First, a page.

Build an extended access list (ip access-group 1xx in) at the WAN port
of your external router. You may refer to http://www.cisco.com or
perform a search on "access-list" in your Cisco-CD documentation.
If you use an extended access-list (Access group number above 100)
you'll have more control over the packets that get across your network.
With these, you can almost build a firewall right in your router, so you
can get pretty good security with them.
Ricardo Alvarado B.
DCN Network Provisioning
v273.5767 DID 528.153.5767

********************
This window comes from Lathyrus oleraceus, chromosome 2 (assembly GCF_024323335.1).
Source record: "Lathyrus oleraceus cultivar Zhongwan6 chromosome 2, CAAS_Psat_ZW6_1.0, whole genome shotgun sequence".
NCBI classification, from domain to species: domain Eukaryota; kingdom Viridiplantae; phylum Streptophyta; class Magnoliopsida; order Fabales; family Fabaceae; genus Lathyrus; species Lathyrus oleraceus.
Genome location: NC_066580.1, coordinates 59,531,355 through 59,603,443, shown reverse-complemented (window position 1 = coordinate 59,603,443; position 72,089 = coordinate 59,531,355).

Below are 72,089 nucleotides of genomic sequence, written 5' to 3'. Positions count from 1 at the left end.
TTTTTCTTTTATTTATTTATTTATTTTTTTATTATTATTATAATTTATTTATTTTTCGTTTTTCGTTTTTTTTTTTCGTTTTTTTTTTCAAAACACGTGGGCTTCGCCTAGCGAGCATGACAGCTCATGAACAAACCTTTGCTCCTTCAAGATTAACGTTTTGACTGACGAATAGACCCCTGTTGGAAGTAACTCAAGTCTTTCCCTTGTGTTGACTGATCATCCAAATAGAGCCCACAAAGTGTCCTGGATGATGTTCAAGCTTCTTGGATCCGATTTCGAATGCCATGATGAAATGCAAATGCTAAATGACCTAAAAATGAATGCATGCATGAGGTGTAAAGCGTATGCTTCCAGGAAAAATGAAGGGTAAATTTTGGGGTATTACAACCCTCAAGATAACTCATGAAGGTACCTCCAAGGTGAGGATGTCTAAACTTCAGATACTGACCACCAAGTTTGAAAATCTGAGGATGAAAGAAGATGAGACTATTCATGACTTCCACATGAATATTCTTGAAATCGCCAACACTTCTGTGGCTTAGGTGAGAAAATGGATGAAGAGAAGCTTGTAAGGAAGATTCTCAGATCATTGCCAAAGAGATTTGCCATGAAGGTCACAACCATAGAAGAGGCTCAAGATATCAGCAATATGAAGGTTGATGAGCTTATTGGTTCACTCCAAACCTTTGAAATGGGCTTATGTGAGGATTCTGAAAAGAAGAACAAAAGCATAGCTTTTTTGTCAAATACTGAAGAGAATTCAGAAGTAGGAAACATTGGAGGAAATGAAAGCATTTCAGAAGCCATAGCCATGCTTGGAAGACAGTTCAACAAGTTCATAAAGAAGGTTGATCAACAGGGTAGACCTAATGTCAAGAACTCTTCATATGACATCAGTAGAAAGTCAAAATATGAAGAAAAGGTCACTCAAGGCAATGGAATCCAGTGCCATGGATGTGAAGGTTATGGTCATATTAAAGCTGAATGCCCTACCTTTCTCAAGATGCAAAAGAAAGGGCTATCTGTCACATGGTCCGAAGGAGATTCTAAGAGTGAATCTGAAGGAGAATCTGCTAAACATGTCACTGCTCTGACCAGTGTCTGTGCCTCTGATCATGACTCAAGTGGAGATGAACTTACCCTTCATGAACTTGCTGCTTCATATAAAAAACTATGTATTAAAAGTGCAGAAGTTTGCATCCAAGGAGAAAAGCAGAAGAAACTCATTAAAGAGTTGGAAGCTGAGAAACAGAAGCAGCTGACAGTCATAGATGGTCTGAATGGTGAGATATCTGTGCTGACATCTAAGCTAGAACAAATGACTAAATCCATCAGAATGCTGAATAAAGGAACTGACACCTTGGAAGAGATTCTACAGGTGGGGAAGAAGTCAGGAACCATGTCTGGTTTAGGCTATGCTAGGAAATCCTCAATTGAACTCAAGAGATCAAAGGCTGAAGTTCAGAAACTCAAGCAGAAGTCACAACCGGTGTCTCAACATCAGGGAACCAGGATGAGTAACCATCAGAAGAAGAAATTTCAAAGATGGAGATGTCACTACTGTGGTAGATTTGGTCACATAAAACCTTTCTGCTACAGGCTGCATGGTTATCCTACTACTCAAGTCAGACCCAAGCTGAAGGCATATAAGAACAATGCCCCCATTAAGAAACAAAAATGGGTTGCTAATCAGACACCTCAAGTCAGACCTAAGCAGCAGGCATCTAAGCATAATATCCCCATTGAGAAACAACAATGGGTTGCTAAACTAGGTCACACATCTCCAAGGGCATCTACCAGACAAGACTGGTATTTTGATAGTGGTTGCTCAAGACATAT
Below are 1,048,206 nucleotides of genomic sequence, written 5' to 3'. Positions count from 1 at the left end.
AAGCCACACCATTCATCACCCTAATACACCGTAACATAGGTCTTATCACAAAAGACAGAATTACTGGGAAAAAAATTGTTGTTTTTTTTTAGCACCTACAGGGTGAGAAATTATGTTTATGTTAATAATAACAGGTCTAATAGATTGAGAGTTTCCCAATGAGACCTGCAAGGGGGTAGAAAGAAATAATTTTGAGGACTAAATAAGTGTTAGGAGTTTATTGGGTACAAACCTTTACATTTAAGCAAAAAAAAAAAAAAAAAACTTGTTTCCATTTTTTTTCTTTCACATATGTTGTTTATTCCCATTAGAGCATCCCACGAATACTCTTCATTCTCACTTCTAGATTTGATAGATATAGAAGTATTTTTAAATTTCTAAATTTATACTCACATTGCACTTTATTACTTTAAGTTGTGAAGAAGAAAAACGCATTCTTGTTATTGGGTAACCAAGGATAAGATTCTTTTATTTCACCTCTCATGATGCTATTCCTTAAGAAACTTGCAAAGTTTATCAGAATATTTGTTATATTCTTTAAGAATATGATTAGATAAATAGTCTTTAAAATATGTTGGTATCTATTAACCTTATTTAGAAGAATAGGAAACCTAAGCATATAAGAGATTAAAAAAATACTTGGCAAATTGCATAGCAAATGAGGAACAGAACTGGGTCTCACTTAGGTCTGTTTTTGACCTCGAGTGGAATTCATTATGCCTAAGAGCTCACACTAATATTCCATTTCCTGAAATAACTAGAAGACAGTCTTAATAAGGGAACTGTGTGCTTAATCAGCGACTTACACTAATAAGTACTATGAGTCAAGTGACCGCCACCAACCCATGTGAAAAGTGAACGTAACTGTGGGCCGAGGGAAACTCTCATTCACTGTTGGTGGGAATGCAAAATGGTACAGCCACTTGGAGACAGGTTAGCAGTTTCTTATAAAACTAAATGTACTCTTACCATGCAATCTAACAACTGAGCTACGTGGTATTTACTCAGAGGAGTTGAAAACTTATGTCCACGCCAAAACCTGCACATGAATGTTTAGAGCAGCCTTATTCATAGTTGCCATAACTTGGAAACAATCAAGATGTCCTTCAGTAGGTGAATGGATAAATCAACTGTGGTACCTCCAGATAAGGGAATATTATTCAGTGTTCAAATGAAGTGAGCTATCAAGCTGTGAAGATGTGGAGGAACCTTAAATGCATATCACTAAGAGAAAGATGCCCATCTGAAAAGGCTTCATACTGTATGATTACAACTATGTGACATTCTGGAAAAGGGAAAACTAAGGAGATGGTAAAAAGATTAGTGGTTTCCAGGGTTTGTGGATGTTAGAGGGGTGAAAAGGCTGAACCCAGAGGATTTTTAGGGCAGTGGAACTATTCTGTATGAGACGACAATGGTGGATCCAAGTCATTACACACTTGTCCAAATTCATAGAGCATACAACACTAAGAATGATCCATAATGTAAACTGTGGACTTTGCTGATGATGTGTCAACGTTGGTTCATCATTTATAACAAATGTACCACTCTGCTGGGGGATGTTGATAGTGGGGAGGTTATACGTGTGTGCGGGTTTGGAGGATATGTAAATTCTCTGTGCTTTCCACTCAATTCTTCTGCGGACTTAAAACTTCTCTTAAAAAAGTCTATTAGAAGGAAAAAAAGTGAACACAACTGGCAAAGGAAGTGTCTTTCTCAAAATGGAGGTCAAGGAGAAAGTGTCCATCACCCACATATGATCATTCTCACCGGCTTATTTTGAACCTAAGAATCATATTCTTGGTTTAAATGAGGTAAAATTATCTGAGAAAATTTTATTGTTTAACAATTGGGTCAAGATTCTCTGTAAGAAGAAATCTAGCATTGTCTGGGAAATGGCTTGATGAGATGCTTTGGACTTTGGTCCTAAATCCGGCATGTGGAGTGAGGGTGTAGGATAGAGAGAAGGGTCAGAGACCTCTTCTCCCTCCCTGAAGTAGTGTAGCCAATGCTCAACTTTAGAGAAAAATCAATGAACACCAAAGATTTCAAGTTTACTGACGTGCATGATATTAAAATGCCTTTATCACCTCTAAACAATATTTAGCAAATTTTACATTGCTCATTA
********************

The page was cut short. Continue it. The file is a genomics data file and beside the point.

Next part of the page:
SkyTel: 528.319.0779 PIN 525.4333
>From: Steven E. Matkoski[SMTP:matkoski @
>Sent: Wednesday, January 08, 1997 7:40 AM
>To: Firewalls @
>Subject: Re: internal filtering router - filter config?
>> In your external router you'd block any ICMP traffic going back and
>> forth, as well as any packets bearing one of your internal IP addresses,
>> as a source address, especially if these are going INTO your protected
>> network. Also, kill telnets, fingers, snmp and snmp trap. Actually, kill
>> any ports that your users will not be using, andl leave just mail, web,
>> ftp, etc.
>> ralvarado @
>Thanks, I also read that you could block source-routed packets there,
>If I am using a cisco router, how does on go about this? or can I get a
>location for documentation.